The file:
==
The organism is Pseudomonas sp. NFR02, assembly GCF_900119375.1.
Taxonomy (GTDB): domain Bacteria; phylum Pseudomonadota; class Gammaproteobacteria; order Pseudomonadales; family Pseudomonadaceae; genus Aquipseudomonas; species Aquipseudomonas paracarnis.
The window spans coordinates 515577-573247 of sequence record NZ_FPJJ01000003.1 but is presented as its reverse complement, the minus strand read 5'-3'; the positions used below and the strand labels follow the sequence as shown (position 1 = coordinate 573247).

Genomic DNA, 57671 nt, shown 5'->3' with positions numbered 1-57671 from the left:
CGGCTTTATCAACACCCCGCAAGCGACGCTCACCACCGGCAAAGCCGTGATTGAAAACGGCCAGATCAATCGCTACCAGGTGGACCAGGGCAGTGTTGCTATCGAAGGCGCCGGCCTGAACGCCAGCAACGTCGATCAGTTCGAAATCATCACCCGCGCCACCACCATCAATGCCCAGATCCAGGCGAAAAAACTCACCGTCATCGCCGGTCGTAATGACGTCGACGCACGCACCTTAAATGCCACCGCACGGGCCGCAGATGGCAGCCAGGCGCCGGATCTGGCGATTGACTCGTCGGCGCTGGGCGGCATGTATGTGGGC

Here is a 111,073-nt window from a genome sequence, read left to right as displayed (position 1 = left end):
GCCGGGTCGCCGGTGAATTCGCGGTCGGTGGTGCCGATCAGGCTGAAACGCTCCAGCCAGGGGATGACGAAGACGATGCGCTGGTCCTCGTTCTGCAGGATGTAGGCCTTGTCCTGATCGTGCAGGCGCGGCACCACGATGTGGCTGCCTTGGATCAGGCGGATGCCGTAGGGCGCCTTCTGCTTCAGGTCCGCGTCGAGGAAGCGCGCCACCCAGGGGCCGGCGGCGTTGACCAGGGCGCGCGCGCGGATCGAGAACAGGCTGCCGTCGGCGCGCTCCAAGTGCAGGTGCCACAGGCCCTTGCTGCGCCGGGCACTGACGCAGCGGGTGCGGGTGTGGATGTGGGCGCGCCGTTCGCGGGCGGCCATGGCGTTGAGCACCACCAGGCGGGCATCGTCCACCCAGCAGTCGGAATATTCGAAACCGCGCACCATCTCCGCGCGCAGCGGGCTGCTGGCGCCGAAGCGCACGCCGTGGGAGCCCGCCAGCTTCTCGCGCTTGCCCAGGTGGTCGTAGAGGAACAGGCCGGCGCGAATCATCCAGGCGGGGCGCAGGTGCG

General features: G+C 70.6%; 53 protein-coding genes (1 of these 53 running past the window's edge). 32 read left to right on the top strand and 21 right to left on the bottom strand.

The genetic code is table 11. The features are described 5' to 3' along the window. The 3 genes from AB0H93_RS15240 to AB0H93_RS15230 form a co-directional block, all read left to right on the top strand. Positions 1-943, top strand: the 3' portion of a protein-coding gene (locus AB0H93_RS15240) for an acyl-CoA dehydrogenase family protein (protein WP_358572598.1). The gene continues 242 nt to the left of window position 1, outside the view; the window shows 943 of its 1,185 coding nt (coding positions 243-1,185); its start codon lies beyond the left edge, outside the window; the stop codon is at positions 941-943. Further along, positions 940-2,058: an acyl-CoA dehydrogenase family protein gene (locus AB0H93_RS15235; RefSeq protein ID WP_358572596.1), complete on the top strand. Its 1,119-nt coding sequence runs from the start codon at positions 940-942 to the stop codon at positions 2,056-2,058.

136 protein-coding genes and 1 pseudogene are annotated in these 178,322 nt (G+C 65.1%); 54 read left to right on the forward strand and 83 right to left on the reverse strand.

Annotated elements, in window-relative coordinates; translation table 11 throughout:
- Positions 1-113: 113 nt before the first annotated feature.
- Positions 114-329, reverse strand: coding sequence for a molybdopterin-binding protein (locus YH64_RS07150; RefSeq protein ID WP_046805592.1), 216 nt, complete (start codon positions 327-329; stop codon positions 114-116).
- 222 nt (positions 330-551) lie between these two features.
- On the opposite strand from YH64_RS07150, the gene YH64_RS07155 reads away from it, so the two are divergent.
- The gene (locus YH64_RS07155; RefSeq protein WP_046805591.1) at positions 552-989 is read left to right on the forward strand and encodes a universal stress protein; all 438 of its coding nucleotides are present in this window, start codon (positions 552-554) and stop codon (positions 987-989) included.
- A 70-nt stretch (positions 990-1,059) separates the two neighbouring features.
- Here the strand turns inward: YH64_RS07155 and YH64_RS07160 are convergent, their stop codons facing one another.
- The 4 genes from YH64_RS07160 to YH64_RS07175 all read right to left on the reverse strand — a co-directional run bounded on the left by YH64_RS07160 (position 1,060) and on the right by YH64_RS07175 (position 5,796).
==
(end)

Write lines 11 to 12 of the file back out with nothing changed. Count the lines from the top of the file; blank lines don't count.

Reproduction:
Annotated elements, in window-relative coordinates; translation table 11 throughout:
- Positions 1-113: 113 nt before the first annotated feature.